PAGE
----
Rafting the Rio

After reading, researching, and writing about the Rio Chama Watershed in a layperson’s sort of way over the last few years, I finally had the opportunity to actually be on the body of the river itself for a glorious stretch of time over a few days this last summer.  An almost overwhelming realization of the tactile and fluid beauty of the river happened within minutes of setting off from beneath El Vado in a raft with our river guide, Hannah. I was almost happy to realize at the last minute that I’d left my camera behind in the car. I had unwittingly arranged to have the experience without a camera between me, and the river.

We were a group of 22, including the “all-chick” crew of five young river guides. Our rafts were laden with food, tents, and rain gear along with a dreadlocked, Huckleberry Finn-type character who would act as our cook and fire-maker, manning a raft of supplies. We’d spot Adam’s raft along the way, eddied in here and there so he could satisfy his insatiable curiosity about the river and its doings.  Two young boys were part of our group as well, one of them from the Taos Pueblo. Hawk, the younger of the two, made me mint tea that first afternoon from leaves he’d collected from the stream bank while floating along during the day. We drank it in a soft, riverine rain while we set up camp at the end of our first day.

The surface of the Chama unrolled various moods and faces as we made our way over the course of three days to eventually put out at Christ in the Desert Monastery. Sometimes muscular and full of momentum, sometimes languid and drifting, carrying us along as if it had no knowledge of where it was going. At one point as our flotilla headed into the Wild and Scenic portion of the river, I switched out from a raft to an inflatable kayak and eventually found myself completely alone on the river for a short time with rafts and other kayakers far ahead and far behind. I felt very small, the river very big and full of a long -settled character that I was only on the edge of comprehending. Merganser ducks with their bristly mohawks moved along the current edges with a raft of babies riding in their slipstream. Great Blue Herons swam through the air with their heavy wings looking for muskrats to eat along the riverbanks. Geese traveled just above the water in small groups, conversing in their husky honks as they moved from spot to spot down the river, convening and reconvening. The scenery changed from red towering cliffs dotted with Cliff Swallow nesters to mixed forests of Ponderosa Pine, willow and lots of carrot family plants. This river corridor was overflowing with riparian life.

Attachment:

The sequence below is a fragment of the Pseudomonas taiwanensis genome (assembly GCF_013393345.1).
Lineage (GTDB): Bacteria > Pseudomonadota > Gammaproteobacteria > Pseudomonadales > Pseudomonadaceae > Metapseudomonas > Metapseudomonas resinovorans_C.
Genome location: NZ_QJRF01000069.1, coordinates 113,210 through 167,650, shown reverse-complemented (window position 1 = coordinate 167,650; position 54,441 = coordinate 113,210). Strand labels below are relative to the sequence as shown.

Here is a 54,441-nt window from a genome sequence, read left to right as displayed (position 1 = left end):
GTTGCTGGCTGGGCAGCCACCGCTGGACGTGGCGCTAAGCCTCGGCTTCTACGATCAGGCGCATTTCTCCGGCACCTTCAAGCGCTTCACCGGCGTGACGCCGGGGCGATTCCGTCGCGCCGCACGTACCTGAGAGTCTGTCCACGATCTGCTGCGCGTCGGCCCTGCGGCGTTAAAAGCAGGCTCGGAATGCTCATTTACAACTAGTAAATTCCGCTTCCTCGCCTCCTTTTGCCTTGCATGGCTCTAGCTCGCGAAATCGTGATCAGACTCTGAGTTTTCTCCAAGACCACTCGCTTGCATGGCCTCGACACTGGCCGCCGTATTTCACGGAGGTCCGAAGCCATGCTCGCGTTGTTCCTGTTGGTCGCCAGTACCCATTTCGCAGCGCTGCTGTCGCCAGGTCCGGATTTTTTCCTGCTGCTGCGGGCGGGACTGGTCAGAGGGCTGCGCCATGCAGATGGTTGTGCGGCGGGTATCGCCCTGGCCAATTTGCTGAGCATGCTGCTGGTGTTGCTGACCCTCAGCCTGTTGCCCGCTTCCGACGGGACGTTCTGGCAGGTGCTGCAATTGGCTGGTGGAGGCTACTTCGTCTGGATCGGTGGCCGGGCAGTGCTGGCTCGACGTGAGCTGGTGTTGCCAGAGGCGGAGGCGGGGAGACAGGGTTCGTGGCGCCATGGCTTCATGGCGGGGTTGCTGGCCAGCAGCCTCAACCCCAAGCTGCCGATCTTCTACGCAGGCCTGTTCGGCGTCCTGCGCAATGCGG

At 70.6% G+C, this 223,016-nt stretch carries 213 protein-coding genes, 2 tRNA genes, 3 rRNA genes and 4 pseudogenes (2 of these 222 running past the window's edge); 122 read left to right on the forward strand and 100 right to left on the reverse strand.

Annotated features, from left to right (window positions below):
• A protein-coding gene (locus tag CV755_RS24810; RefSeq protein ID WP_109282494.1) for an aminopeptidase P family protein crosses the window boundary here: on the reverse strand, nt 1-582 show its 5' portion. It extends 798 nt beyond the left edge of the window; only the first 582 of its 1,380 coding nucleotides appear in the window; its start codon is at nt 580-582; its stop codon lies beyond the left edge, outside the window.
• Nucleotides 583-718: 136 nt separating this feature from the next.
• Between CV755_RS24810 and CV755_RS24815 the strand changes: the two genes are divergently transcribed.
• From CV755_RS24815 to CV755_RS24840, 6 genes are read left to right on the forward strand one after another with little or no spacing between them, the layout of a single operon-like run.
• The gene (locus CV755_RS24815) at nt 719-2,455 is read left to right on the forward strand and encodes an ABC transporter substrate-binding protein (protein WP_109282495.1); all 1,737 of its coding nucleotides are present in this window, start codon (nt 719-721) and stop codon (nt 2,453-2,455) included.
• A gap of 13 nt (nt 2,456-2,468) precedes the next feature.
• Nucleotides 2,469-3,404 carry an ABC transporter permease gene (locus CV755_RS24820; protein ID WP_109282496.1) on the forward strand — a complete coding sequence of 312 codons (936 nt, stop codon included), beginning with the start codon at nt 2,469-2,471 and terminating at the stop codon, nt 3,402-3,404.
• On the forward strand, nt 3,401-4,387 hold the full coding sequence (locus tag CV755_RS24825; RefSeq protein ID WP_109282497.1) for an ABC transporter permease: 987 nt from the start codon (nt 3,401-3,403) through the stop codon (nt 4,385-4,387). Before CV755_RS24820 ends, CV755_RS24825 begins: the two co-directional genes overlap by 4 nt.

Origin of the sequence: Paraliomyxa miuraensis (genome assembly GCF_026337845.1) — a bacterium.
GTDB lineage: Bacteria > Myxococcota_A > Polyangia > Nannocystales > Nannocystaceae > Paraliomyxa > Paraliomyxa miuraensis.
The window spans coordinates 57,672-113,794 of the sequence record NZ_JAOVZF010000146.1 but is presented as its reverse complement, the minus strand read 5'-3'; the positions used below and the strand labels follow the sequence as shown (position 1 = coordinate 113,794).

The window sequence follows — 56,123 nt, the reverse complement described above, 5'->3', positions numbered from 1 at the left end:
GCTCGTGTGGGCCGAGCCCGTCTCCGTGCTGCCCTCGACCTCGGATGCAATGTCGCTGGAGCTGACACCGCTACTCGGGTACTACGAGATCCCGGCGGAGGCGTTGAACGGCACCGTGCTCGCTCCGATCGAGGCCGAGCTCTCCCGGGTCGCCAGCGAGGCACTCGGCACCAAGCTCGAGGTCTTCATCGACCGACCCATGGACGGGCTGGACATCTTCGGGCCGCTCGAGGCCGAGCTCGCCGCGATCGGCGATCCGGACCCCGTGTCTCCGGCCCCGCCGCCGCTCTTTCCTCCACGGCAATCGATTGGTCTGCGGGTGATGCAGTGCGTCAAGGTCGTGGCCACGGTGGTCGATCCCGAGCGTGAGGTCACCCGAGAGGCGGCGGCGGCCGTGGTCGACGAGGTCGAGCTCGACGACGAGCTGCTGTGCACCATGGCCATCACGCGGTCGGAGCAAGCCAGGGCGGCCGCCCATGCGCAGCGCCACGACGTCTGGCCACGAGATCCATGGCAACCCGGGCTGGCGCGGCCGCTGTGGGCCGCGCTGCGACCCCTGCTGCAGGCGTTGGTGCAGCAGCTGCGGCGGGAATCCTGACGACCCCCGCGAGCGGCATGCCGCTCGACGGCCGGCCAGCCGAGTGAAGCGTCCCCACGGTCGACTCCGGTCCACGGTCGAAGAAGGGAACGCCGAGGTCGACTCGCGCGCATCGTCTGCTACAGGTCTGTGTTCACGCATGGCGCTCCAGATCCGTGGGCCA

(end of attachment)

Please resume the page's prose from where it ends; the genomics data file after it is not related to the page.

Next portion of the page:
By being on the river for a string of days I had found a way to reseed my soul with a desire to protect this place, this watershed, in whatever small way I could.  Being on the muddy shore of its body, riding a small part of its vast circulatory corridor, connected me to the river, reminding me that these bodies of water existed and we could enlist, if moved, to not only watch them but to watch over them.
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 If you would like to become involved in R.A.C.C, whose mission is to protect the Rio Chama Watershed, please email me at barbaraturner9@yahoo.com and note R.A.C.C. volunteer in the subject line. We are in need of computer nerds, writers, researchers, and board members and would welcome your skillset and talent.

Comment Period Updates for our National Forests

With multiple comment periods in different phases for the Santa Fe and Carson  National Forest Revision Plans as well as the Santa Fe National Forest Geothermal Revision Plan, it is difficult to keep up!